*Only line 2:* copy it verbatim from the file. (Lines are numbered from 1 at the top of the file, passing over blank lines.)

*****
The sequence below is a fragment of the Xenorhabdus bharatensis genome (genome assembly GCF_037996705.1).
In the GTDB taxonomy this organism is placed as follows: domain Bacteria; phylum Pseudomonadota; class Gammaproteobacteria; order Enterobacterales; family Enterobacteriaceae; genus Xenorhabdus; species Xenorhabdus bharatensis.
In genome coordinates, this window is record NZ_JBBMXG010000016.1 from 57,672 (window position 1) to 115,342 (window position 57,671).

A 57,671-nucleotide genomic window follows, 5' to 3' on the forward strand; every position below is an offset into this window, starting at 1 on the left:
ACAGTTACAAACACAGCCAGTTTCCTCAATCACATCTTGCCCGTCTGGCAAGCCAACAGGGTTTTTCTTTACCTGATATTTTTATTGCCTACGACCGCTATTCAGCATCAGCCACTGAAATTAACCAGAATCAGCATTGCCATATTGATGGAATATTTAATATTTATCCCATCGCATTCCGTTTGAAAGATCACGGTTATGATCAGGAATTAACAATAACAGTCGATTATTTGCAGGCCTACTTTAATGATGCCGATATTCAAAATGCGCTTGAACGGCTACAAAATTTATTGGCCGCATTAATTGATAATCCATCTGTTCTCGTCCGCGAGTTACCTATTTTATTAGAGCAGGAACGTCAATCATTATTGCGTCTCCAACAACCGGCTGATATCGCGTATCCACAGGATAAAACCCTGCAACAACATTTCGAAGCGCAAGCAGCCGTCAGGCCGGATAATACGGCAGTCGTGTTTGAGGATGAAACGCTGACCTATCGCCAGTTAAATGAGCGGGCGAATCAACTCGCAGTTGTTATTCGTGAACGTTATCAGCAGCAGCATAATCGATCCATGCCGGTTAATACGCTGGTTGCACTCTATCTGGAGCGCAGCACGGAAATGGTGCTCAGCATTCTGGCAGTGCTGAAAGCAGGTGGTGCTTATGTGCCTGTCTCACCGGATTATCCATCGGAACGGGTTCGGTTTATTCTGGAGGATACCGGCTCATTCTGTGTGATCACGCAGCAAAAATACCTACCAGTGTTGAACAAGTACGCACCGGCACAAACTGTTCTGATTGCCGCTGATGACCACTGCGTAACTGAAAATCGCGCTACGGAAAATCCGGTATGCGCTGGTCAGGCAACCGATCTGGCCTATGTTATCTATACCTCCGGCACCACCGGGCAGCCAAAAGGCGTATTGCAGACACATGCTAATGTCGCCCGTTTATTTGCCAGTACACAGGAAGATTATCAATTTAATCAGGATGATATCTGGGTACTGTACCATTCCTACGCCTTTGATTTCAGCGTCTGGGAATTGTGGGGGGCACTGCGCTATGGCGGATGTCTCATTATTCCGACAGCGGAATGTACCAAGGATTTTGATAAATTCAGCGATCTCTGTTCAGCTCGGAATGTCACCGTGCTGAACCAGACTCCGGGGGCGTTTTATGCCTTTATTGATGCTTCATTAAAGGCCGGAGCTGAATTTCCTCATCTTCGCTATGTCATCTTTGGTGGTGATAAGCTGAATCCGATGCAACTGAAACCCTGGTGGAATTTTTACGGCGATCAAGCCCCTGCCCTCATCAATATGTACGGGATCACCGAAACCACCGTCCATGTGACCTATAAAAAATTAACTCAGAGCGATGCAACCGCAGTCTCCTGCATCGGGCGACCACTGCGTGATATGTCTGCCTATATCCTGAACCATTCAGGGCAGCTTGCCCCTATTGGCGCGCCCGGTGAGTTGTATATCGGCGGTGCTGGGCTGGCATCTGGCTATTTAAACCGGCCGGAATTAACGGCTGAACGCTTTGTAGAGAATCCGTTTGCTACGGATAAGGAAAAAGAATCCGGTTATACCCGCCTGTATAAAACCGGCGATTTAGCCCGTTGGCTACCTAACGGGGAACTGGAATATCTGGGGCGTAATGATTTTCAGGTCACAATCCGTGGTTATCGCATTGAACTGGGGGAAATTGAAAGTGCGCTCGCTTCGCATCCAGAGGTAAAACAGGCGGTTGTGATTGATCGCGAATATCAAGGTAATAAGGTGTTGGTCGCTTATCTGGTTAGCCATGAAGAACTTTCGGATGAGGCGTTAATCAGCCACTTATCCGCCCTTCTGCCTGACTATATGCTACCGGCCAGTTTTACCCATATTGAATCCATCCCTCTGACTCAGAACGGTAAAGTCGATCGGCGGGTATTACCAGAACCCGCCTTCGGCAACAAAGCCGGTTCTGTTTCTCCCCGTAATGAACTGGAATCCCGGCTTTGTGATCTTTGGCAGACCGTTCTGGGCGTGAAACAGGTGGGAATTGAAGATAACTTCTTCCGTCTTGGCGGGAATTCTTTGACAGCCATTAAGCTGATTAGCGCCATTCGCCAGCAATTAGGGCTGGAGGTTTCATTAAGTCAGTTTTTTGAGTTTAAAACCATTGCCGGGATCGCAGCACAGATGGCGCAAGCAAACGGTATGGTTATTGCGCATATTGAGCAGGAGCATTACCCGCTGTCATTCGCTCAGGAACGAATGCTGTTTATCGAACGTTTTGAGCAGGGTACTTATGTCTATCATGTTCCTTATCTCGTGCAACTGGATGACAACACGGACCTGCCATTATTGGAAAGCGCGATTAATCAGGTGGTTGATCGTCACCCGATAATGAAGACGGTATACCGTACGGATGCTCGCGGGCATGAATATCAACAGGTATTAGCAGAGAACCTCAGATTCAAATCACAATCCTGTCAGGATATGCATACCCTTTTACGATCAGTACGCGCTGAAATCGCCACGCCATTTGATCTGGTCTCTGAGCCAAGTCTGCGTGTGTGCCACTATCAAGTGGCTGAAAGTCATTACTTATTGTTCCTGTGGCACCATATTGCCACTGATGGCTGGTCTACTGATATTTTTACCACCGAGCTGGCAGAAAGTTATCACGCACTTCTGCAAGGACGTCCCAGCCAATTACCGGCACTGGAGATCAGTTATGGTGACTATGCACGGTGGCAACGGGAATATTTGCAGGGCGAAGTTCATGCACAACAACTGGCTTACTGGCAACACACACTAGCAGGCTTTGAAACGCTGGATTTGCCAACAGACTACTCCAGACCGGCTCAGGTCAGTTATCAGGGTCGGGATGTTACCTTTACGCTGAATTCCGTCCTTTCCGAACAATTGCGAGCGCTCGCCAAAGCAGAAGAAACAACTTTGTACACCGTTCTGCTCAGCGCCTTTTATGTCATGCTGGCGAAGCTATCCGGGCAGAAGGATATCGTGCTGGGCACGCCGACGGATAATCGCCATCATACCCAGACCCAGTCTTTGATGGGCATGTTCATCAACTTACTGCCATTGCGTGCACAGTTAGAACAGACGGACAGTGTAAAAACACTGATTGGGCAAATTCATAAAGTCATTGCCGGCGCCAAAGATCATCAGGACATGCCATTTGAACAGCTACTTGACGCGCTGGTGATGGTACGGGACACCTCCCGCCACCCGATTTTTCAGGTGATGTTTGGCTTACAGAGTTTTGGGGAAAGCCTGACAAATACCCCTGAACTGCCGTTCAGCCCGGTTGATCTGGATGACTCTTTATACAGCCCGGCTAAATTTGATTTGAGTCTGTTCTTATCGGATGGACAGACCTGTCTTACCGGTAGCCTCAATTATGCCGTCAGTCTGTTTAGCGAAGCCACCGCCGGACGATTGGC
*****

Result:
In the GTDB taxonomy this organism is placed as follows: domain Bacteria; phylum Pseudomonadota; class Gammaproteobacteria; order Enterobacterales; family Enterobacteriaceae; genus Xenorhabdus; species Xenorhabdus bharatensis.